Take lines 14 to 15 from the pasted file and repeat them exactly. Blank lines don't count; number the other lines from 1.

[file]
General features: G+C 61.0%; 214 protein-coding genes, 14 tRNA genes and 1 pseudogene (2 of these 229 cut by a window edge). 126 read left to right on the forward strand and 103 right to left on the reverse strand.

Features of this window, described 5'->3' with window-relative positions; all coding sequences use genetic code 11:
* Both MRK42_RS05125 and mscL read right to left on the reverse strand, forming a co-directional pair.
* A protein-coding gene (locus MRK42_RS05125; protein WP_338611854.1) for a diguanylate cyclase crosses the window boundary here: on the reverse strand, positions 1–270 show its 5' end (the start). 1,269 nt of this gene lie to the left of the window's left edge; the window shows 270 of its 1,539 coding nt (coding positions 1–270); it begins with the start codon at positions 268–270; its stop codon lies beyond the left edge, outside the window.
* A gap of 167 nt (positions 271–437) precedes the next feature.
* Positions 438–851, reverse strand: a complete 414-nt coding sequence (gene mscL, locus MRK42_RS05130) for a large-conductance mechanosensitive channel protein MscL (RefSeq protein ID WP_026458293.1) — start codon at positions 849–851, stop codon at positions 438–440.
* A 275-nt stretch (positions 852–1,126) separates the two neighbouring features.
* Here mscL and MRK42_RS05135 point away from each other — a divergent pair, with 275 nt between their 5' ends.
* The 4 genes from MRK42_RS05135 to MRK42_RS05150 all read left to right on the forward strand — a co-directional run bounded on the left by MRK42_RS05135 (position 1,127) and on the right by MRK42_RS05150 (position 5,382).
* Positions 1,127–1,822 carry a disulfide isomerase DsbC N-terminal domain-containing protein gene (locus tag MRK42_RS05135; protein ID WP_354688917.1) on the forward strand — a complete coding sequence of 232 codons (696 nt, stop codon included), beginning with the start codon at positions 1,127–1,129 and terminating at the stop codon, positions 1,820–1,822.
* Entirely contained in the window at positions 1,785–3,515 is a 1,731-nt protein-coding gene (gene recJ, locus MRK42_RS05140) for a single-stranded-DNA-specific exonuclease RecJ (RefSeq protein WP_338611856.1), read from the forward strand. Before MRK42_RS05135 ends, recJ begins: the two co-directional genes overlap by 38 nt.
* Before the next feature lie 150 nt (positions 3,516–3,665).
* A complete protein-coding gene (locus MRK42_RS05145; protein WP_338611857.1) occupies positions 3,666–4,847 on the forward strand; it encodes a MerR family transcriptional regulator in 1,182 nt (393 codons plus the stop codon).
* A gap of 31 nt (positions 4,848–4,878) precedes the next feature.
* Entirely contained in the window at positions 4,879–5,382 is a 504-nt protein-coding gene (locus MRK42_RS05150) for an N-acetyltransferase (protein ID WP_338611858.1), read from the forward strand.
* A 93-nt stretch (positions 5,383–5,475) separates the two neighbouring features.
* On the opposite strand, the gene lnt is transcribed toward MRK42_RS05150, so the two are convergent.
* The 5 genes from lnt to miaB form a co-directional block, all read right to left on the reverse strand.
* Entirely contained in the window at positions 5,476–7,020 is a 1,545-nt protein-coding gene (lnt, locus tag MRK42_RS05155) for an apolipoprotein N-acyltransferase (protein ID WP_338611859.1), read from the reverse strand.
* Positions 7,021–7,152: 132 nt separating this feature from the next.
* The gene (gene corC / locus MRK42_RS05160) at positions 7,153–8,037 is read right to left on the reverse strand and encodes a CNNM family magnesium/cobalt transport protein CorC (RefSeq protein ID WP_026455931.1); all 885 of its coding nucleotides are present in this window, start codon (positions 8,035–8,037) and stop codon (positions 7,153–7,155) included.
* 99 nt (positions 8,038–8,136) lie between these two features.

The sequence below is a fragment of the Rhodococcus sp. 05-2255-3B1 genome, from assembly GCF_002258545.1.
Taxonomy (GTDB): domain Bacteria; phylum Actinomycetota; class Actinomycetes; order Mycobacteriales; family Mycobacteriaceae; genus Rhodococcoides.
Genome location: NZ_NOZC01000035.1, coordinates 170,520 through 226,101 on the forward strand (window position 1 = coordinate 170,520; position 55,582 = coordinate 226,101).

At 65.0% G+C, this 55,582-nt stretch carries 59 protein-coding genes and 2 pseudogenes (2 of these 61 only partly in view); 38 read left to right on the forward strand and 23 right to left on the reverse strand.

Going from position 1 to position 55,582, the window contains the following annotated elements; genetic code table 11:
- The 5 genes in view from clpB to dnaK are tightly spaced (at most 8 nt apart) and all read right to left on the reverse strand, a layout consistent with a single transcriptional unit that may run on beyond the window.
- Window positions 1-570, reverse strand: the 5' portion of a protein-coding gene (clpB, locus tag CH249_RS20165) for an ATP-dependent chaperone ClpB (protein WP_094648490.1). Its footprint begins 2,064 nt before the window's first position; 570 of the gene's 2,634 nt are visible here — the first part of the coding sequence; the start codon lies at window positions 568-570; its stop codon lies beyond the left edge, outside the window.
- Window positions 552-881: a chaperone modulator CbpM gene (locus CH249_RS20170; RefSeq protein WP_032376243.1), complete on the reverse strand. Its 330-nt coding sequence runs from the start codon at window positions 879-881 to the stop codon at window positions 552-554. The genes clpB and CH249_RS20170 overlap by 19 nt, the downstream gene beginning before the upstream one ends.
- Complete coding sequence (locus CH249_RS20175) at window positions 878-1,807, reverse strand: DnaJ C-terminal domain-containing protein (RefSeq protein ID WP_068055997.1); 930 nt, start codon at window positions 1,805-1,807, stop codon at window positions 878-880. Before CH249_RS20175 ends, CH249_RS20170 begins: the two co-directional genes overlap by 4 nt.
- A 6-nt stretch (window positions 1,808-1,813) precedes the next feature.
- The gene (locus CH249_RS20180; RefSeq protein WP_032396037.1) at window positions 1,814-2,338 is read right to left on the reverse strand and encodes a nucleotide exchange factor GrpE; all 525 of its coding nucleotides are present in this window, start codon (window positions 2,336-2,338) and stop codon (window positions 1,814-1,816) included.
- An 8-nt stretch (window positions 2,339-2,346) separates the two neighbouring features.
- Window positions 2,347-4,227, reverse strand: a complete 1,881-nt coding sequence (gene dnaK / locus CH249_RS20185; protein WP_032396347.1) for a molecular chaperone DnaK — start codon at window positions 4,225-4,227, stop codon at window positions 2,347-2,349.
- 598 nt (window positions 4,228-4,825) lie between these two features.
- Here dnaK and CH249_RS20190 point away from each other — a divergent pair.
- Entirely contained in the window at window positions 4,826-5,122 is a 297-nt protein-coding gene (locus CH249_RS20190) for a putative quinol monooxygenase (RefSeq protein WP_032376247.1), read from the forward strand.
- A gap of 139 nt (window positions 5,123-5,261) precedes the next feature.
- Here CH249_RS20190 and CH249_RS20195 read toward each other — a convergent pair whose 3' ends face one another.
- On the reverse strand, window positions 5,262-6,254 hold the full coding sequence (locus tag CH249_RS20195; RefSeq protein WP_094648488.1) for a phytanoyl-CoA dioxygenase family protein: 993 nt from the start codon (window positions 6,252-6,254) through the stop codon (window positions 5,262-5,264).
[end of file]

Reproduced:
* A gap of 31 nt (positions 4,848–4,878) precedes the next feature.
* Entirely contained in the window at positions 4,879–5,382 is a 504-nt protein-coding gene (locus MRK42_RS05150) for an N-acetyltransferase (protein ID WP_338611858.1), read from the forward strand.